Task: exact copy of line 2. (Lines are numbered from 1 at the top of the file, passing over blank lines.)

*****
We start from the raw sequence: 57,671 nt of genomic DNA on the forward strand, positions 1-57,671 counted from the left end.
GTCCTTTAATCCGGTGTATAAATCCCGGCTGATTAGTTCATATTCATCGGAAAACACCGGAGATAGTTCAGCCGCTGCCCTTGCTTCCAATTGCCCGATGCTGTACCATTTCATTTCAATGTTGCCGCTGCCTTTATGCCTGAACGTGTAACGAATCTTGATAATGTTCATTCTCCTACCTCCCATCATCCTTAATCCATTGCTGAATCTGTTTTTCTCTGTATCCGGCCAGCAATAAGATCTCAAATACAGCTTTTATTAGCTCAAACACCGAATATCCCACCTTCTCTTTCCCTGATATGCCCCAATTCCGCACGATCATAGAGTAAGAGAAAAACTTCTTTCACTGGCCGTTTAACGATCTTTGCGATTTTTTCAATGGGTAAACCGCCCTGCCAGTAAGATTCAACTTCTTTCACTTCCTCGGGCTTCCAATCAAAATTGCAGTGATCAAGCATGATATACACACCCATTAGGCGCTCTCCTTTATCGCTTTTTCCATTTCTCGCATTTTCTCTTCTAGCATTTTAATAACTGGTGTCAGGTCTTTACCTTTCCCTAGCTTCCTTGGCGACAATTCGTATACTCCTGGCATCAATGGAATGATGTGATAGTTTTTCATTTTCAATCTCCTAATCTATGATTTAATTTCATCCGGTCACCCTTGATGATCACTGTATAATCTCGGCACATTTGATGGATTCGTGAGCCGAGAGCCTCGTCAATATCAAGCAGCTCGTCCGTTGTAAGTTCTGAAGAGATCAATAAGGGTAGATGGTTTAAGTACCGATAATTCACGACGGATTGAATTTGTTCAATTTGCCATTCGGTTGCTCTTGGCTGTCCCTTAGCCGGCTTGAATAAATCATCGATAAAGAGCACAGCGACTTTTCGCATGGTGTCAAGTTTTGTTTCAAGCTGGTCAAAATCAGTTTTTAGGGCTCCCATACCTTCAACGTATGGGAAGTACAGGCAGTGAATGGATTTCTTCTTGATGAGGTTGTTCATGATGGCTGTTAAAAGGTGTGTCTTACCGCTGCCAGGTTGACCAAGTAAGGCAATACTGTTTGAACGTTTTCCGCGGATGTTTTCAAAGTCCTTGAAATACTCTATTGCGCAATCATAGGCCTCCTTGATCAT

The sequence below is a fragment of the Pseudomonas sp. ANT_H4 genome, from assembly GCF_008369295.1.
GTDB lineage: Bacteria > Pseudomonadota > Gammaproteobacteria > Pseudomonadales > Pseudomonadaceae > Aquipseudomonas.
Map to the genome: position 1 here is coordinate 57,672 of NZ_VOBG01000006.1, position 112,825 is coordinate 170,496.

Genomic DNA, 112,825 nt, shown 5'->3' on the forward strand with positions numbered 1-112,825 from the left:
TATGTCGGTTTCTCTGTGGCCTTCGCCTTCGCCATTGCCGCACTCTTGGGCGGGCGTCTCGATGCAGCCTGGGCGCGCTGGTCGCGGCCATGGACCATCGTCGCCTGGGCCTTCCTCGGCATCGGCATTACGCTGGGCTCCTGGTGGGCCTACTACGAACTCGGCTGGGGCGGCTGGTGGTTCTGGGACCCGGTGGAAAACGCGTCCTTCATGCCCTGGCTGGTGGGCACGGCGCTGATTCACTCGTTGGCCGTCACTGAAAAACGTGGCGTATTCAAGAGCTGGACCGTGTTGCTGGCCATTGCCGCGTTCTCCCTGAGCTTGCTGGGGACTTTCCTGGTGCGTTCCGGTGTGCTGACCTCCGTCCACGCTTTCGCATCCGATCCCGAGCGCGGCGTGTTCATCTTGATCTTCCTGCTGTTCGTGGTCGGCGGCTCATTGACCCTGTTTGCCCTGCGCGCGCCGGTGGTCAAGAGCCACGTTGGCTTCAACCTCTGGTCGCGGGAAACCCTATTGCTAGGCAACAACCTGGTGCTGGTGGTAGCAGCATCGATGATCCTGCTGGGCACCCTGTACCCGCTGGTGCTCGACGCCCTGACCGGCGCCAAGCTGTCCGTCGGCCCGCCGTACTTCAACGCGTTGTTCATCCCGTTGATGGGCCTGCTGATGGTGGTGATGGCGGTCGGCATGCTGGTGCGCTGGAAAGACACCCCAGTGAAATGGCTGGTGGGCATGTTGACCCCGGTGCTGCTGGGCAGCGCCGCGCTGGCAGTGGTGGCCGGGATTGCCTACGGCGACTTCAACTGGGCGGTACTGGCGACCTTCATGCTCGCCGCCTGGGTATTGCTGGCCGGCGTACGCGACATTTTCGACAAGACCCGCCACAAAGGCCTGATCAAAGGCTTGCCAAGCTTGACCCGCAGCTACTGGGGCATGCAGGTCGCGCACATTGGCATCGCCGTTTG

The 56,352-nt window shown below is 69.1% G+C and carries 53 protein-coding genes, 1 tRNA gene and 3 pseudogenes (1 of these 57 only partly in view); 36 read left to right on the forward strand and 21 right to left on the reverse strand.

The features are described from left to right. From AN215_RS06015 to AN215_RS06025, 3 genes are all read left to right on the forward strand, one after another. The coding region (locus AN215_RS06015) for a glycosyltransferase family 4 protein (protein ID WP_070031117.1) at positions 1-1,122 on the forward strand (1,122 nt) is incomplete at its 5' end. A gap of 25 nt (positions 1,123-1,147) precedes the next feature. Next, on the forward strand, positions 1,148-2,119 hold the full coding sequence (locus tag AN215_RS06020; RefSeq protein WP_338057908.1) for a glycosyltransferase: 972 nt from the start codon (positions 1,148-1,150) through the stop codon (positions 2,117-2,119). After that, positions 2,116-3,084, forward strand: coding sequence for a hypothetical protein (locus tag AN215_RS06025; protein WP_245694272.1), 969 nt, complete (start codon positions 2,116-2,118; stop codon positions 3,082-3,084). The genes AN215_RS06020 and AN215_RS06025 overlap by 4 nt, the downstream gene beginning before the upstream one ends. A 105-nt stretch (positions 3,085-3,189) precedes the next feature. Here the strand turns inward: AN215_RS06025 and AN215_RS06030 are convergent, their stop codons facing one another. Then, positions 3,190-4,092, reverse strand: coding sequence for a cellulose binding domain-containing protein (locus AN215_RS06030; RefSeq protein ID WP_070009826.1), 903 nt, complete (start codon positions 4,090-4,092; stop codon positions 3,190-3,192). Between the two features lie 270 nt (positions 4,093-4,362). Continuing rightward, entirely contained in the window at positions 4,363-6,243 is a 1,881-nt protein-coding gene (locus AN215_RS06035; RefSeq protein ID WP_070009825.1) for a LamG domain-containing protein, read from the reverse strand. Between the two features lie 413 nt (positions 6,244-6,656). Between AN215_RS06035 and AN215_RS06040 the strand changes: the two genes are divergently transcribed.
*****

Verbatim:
GTCCTTTAATCCGGTGTATAAATCCCGGCTGATTAGTTCATATTCATCGGAAAACACCGGAGATAGTTCAGCCGCTGCCCTTGCTTCCAATTGCCCGATGCTGTACCATTTCATTTCAATGTTGCCGCTGCCTTTATGCCTGAACGTGTAACGAATCTTGATAATGTTCATTCTCCTACCTCCCATCATCCTTAATCCATTGCTGAATCTGTTTTTCTCTGTATCCGGCCAGCAATAAGATCTCAAATACAGCTTTTATTAGCTCAAACACCGAATATCCCACCTTCTCTTTCCCTGATATGCCCCAATTCCGCACGATCATAGAGTAAGAGAAAAACTTCTTTCACTGGCCGTTTAACGATCTTTGCGATTTTTTCAATGGGTAAACCGCCCTGCCAGTAAGATTCAACTTCTTTCACTTCCTCGGGCTTCCAATCAAAATTGCAGTGATCAAGCATGATATACACACCCATTAGGCGCTCTCCTTTATCGCTTTTTCCATTTCTCGCATTTTCTCTTCTAGCATTTTAATAACTGGTGTCAGGTCTTTACCTTTCCCTAGCTTCCTTGGCGACAATTCGTATACTCCTGGCATCAATGGAATGATGTGATAGTTTTTCATTTTCAATCTCCTAATCTATGATTTAATTTCATCCGGTCACCCTTGATGATCACTGTATAATCTCGGCACATTTGATGGATTCGTGAGCCGAGAGCCTCGTCAATATCAAGCAGCTCGTCCGTTGTAAGTTCTGAAGAGATCAATAAGGGTAGATGGTTTAAGTACCGATAATTCACGACGGATTGAATTTGTTCAATTTGCCATTCGGTTGCTCTTGGCTGTCCCTTAGCCGGCTTGAATAAATCATCGATAAAGAGCACAGCGACTTTTCGCATGGTGTCAAGTTTTGTTTCAAGCTGGTCAAAATCAGTTTTTAGGGCTCCCATACCTTCAACGTATGGGAAGTACAGGCAGTGAATGGATTTCTTCTTGATGAGGTTGTTCATGATGGCTGTTAAAAGGTGTGTCTTACCGCTGCCAGGTTGACCAAGTAAGGCAATACTGTTTGAACGTTTTCCGCGGATGTTTTCAAAGTCCTTGAAATACTCTATTGCGCAATCATAGGCCTCCTTGATCAT